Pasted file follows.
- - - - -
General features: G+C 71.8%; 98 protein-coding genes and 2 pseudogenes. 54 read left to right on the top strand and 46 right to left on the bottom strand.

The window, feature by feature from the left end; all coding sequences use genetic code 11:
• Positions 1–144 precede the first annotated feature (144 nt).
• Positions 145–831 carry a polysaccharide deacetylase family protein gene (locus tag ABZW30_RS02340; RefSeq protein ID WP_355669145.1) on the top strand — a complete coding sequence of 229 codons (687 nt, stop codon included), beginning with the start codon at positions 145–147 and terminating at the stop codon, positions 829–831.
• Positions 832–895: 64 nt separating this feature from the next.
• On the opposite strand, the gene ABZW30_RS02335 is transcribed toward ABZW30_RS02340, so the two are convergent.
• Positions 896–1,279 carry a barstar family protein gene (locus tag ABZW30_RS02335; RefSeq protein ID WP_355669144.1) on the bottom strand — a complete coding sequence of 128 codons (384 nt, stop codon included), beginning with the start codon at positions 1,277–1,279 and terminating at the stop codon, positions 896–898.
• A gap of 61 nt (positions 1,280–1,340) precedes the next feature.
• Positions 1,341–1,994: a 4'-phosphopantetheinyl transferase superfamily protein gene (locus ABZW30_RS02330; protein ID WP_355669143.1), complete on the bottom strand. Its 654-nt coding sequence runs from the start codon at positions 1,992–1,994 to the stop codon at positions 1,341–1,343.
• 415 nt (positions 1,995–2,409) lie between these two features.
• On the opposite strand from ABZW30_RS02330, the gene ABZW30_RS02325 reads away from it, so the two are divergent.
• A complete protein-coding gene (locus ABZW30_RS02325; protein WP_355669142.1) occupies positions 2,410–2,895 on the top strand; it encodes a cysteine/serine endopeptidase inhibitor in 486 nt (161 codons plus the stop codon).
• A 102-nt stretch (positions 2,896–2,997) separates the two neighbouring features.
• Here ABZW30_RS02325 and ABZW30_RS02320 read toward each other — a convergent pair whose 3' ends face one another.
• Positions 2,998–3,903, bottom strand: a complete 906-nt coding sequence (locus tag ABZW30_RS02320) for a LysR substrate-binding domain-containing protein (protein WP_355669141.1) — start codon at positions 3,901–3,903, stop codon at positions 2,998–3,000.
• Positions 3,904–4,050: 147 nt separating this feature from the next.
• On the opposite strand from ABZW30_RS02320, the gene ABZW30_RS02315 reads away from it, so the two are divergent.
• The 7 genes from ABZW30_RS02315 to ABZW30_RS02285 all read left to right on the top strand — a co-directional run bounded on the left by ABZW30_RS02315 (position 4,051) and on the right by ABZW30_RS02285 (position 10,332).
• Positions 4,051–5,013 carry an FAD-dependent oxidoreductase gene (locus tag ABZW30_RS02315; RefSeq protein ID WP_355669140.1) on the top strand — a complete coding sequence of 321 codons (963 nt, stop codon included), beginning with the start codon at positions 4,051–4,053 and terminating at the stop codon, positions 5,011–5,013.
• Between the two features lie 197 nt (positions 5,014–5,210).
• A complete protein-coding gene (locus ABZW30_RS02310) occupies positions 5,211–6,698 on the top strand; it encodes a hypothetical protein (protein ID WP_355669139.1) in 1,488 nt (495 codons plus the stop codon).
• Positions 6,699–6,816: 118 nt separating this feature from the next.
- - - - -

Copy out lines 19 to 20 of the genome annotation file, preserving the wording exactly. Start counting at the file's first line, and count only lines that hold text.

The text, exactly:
• Positions 4,051–5,013 carry an FAD-dependent oxidoreductase gene (locus tag ABZW30_RS02315; RefSeq protein ID WP_355669140.1) on the top strand — a complete coding sequence of 321 codons (963 nt, stop codon included), beginning with the start codon at positions 4,051–4,053 and terminating at the stop codon, positions 5,011–5,013.
• Between the two features lie 197 nt (positions 5,014–5,210).